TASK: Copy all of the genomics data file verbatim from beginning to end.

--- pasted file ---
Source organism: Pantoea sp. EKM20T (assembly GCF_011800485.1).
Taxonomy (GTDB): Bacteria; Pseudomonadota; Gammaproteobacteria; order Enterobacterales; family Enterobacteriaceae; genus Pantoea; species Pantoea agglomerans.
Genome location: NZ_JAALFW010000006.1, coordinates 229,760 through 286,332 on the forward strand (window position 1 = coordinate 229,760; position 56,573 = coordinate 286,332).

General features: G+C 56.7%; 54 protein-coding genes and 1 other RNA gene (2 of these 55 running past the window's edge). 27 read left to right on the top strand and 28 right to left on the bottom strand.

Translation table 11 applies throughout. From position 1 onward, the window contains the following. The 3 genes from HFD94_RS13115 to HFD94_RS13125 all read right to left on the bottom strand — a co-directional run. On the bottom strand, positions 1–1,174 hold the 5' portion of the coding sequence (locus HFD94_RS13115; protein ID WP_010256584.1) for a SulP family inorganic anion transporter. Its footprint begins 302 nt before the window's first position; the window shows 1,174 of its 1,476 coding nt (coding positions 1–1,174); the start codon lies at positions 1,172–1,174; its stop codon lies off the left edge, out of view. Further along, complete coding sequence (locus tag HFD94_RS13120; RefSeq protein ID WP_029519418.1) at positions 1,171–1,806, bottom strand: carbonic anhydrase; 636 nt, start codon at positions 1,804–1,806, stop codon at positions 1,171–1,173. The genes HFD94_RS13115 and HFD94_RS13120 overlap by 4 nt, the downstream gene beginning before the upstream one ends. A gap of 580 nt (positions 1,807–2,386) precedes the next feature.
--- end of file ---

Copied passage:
Source organism: Pantoea sp. EKM20T (assembly GCF_011800485.1).
Taxonomy (GTDB): Bacteria; Pseudomonadota; Gammaproteobacteria; order Enterobacterales; family Enterobacteriaceae; genus Pantoea; species Pantoea agglomerans.
Genome location: NZ_JAALFW010000006.1, coordinates 229,760 through 286,332 on the forward strand (window position 1 = coordinate 229,760; position 56,573 = coordinate 286,332).

General features: G+C 56.7%; 54 protein-coding genes and 1 other RNA gene (2 of these 55 running past the window's edge). 27 read left to right on the top strand and 28 right to left on the bottom strand.

Translation table 11 applies throughout. From position 1 onward, the window contains the following. The 3 genes from HFD94_RS13115 to HFD94_RS13125 all read right to left on the bottom strand — a co-directional run. On the bottom strand, positions 1–1,174 hold the 5' portion of the coding sequence (locus HFD94_RS13115; protein ID WP_010256584.1) for a SulP family inorganic anion transporter. Its footprint begins 302 nt before the window's first position; the window shows 1,174 of its 1,476 coding nt (coding positions 1–1,174); the start codon lies at positions 1,172–1,174; its stop codon lies off the left edge, out of view. Further along, complete coding sequence (locus tag HFD94_RS13120; RefSeq protein ID WP_029519418.1) at positions 1,171–1,806, bottom strand: carbonic anhydrase; 636 nt, start codon at positions 1,804–1,806, stop codon at positions 1,171–1,173. The genes HFD94_RS13115 and HFD94_RS13120 overlap by 4 nt, the downstream gene beginning before the upstream one ends. A gap of 580 nt (positions 1,807–2,386) precedes the next feature.